There is another format for PostScript fonts, namely the type 3 format, for which it is basically easier to develop font code, since you can use all PostScript operators to make your character images. It is however impossible to use hints, and also the rendering of these characters is less efficient than for type 1 fonts. This technique is used by the TeX companion program , for generating its bitmapped fonts using the the source descriptions. These bitmaps are later extracted from the packed font images (pk files) for all TeX fonts used in a TeX job. As these fonts are generated at a given resolution and for a given printer, they do not look good on a different printer or at a higher resolution than for which they were originally intended. Therefore, if you want to use higher resolution printers, you have to regenerate all the pk files at that resolution---a huge job, taking up many Mbytes of disk space. Alternatively, you can use type 1 renderings of the TeX fonts. The same also applies if you want to reduce your pages to print two or more pages onto one physical page (see the tools described below), since you then have to scale the fonts.

For all there reasons, we had bought at CERN a commercial version of all TeX-related fonts, namely the Computer Modern, LaTeX, Euler, and series. We have been using these fonts for printing the manuals and documentation of the packages developed by CN/ADS Group or the preprints of TH division, which are both printed reduced as two A5 pages side-by-side on one A4 page. Since these fonts are commercial, we can not make them generally available. In the summer of this year a public domain version appeared thanks to work of people in the Institute of High Energy Physics in Protvino (Russia). Under the direction of Vassily Malyshev they developed the ``Paradissa Fonts Collection'', which offers a type 1 version of all fonts you normally need for your work with LaTeX.

Since all pk font bitmaps which are available on the different computer platforms at CERN were basically generated for the LaerWriter printer at 300 dpi, you are advised to use these fonts as a substitution for the pk files, whenever you want to reduce your output, or you want to print it on a high resolution or non-Apple laser printer. Be aware, though, that these fonts take up a lot more space, (about 30 to 50 kbytes per font), so you should only need them for your final copy.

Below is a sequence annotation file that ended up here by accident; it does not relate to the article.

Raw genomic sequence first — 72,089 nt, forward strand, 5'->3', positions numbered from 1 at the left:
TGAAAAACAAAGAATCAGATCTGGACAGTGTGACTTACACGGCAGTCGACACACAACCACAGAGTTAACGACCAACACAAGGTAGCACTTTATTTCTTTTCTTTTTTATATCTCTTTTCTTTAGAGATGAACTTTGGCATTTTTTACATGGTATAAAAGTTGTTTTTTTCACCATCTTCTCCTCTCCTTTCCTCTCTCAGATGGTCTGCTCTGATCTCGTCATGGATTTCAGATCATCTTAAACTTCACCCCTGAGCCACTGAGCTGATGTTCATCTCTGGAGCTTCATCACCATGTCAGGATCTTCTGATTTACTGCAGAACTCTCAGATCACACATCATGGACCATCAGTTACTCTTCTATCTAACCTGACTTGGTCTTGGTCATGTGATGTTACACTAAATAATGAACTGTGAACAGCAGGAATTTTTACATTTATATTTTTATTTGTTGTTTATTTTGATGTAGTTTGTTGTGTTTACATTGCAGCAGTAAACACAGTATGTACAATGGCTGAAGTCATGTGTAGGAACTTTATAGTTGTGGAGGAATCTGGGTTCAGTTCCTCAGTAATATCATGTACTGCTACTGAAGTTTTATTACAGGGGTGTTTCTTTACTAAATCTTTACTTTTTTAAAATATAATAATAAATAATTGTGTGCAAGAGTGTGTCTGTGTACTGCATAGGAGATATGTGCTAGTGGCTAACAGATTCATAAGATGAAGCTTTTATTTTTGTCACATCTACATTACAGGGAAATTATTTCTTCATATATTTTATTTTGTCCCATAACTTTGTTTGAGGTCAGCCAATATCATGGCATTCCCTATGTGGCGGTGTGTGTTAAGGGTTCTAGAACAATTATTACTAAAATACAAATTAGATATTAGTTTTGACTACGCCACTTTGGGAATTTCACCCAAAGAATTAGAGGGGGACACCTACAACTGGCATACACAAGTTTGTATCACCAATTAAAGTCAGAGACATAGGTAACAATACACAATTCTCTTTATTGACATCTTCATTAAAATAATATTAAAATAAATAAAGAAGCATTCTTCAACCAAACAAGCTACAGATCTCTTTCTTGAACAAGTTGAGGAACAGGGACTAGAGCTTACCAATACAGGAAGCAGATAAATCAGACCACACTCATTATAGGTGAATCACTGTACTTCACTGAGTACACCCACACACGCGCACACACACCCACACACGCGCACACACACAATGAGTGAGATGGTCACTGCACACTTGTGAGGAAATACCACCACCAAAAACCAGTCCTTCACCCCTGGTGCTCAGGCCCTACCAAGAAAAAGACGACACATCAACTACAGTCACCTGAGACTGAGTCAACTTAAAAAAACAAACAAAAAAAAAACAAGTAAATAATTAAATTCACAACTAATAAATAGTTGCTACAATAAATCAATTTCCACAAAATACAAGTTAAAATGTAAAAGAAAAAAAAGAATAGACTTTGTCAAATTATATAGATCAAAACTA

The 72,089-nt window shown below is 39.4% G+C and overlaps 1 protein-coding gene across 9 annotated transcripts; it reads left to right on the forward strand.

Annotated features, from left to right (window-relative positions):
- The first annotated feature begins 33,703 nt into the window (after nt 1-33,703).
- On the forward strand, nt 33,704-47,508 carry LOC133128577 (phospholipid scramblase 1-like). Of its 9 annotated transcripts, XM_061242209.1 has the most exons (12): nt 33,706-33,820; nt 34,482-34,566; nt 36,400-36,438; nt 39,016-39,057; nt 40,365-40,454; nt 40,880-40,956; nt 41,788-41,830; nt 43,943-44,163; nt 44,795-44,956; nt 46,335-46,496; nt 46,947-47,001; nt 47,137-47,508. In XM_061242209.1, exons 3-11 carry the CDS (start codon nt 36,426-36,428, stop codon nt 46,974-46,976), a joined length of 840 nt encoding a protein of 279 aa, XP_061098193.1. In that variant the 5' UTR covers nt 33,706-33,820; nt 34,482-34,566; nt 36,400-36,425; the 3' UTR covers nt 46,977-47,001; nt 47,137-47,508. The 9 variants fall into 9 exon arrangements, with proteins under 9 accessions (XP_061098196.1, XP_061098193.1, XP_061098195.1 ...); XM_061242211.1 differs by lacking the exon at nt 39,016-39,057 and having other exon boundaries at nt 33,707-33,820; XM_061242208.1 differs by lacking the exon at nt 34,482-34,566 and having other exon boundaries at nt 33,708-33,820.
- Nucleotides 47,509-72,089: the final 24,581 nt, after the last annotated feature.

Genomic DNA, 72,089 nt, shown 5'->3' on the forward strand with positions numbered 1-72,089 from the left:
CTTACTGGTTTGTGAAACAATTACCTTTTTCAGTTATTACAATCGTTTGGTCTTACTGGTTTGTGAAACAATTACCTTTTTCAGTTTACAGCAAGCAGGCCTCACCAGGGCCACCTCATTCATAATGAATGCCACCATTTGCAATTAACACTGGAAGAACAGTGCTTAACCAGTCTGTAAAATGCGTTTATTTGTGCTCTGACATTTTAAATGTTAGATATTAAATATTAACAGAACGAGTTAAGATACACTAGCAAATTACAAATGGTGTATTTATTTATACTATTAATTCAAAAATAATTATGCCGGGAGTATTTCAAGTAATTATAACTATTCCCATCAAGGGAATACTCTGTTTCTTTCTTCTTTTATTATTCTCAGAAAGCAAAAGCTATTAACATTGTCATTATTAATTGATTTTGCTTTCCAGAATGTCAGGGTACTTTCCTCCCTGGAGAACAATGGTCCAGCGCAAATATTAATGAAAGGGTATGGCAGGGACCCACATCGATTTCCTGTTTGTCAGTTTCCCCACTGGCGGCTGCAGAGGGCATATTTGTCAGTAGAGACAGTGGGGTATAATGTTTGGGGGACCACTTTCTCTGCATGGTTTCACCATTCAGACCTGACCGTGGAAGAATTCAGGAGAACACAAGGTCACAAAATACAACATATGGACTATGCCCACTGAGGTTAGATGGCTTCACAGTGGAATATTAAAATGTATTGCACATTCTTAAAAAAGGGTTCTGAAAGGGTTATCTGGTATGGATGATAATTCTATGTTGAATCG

You can use these fonts by specifying the option -PPSA on the Progdvips command, e.g., on UNIX:

dvips -PPSA dvifile

To show the difference between font images at various resolutions, the word ``PostScript'' was generated below using the Computer Modern font and rasterized at 100 dpi (figure gif) and 300 dpi (figure gif). The natual size (10pt) is shown at the left, while the right corresponds to the same image magnified about three times. In each case the top (bitmap) version shows clearly its granularity, while the type 1 version (bottom) is a smooth outline.


What are Adobe Type Manager and Truetype?

Both the type 1 and type 3 formats are scalable, and both can be run on any PostScript interpreter. However, because of the requirement that a type 3 font program have a full PostScript interpreter around, type 3 font programs cannot be understood by the Adobe Type Manager (ATM). ATM is a utility to render smooth characters on Macintosh, PC and UNIX screens from type 1 font outlines instead of using bitmap fonts. Type 3 fonts cannot be used by ATM.

Some time ago Microsoft and Apple started to offer support for a new format of outline font, named Truetype. It allows high-quality characters of any size to be displayed on the screen. TrueType stores font outlines as B-spline curves along with programmed resolution hints. B-spline curves are faster to compute and easier to manipulate than the Bezier curves used in PostScript. You can also print these Truetype fonts on a PostScript printer using a program on the PC or the Mac.

next up previous
Next: psbook---rearrange pages in Up: PostScript tools Previous: PostScript tools

Janne Saarela
Tue May 16 13:43:26 METDST 1995